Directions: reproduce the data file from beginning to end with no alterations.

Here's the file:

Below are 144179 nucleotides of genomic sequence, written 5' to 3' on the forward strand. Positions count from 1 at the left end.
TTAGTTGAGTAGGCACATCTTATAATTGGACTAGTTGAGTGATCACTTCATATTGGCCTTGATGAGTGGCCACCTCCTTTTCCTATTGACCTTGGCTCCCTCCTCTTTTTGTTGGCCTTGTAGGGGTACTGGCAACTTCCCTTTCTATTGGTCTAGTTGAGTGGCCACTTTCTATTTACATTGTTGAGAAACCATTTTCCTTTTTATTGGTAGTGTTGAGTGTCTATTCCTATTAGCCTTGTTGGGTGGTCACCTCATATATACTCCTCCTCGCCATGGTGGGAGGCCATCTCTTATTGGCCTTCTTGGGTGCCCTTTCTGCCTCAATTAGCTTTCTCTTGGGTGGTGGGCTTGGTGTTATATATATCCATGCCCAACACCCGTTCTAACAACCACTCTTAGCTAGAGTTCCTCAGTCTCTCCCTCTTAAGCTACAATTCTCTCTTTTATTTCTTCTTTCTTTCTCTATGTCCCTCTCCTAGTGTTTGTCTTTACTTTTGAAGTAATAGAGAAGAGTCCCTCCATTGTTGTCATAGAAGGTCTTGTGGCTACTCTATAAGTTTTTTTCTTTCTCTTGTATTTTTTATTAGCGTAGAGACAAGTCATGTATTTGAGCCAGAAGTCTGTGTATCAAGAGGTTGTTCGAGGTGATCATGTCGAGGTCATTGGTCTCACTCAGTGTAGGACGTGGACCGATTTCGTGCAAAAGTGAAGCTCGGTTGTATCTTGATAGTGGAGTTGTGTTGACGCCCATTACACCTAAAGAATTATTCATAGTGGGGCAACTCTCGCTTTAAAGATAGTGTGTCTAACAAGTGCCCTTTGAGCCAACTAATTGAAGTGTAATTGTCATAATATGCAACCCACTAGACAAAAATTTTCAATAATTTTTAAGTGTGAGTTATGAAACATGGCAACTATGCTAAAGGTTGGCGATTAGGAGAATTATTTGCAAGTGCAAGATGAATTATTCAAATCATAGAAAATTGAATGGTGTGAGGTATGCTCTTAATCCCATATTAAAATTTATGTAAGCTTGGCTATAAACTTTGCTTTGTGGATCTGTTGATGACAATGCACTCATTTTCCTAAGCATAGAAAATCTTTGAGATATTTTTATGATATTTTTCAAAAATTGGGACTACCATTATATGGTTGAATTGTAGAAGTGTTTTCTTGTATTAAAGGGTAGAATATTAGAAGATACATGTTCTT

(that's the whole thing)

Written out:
Below are 144179 nucleotides of genomic sequence, written 5' to 3' on the forward strand. Positions count from 1 at the left end.
TTAGTTGAGTAGGCACATCTTATAATTGGACTAGTTGAGTGATCACTTCATATTGGCCTTGATGAGTGGCCACCTCCTTTTCCTATTGACCTTGGCTCCCTCCTCTTTTTGTTGGCCTTGTAGGGGTACTGGCAACTTCCCTTTCTATTGGTCTAGTTGAGTGGCCACTTTCTATTTACATTGTTGAGAAACCATTTTCCTTTTTATTGGTAGTGTTGAGTGTCTATTCCTATTAGCCTTGTTGGGTGGTCACCTCATATATACTCCTCCTCGCCATGGTGGGAGGCCATCTCTTATTGGCCTTCTTGGGTGCCCTTTCTGCCTCAATTAGCTTTCTCTTGGGTGGTGGGCTTGGTGTTATATATATCCATGCCCAACACCCGTTCTAACAACCACTCTTAGCTAGAGTTCCTCAGTCTCTCCCTCTTAAGCTACAATTCTCTCTTTTATTTCTTCTTTCTTTCTCTATGTCCCTCTCCTAGTGTTTGTCTTTACTTTTGAAGTAATAGAGAAGAGTCCCTCCATTGTTGTCATAGAAGGTCTTGTGGCTACTCTATAAGTTTTTTTCTTTCTCTTGTATTTTTTATTAGCGTAGAGACAAGTCATGTATTTGAGCCAGAAGTCTGTGTATCAAGAGGTTGTTCGAGGTGATCATGTCGAGGTCATTGGTCTCACTCAGTGTAGGACGTGGACCGATTTCGTGCAAAAGTGAAGCTCGGTTGTATCTTGATAGTGGAGTTGTGTTGACGCCCATTACACCTAAAGAATTATTCATAGTGGGGCAACTCTCGCTTTAAAGATAGTGTGTCTAACAAGTGCCCTTTGAGCCAACTAATTGAAGTGTAATTGTCATAATATGCAACCCACTAGACAAAAATTTTCAATAATTTTTAAGTGTGAGTTATGAAACATGGCAACTATGCTAAAGGTTGGCGATTAGGAGAATTATTTGCAAGTGCAAGATGAATTATTCAAATCATAGAAAATTGAATGGTGTGAGGTATGCTCTTAATCCCATATTAAAATTTATGTAAGCTTGGCTATAAACTTTGCTTTGTGGATCTGTTGATGACAATGCACTCATTTTCCTAAGCATAGAAAATCTTTGAGATATTTTTATGATATTTTTCAAAAATTGGGACTACCATTATATGGTTGAATTGTAGAAGTGTTTTCTTGTATTAAAGGGTAGAATATTAGAAGATACATGTTCTT